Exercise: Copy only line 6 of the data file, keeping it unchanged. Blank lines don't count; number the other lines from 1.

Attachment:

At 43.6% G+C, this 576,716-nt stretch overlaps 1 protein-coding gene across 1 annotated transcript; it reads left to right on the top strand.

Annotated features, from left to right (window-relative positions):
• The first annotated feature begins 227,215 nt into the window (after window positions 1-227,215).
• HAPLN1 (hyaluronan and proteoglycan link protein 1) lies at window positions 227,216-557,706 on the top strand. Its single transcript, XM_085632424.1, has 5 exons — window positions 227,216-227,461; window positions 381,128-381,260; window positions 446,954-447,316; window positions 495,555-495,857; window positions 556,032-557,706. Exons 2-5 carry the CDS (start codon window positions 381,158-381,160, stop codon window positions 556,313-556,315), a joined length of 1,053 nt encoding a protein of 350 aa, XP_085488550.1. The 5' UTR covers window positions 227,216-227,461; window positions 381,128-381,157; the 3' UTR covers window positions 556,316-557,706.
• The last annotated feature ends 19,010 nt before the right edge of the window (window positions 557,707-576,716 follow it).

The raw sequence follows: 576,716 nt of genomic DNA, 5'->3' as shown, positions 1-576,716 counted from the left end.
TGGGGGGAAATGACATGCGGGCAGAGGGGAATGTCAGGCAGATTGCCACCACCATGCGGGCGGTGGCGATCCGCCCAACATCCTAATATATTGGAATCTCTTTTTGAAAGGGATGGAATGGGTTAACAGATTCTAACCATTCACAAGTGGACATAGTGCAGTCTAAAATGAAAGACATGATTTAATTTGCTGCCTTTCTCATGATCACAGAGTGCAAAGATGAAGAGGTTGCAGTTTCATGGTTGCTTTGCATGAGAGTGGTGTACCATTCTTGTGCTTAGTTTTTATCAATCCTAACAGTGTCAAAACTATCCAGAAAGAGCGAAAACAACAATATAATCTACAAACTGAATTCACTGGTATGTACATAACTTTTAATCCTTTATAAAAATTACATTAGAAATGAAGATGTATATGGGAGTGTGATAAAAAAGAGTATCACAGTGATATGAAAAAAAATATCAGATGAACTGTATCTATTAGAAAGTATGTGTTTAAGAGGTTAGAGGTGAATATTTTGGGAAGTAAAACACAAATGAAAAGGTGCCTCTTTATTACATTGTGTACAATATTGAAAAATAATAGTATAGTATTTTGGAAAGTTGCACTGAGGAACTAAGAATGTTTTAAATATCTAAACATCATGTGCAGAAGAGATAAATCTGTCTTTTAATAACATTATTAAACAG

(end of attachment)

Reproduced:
The raw sequence follows: 576,716 nt of genomic DNA, 5'->3' as shown, positions 1-576,716 counted from the left end.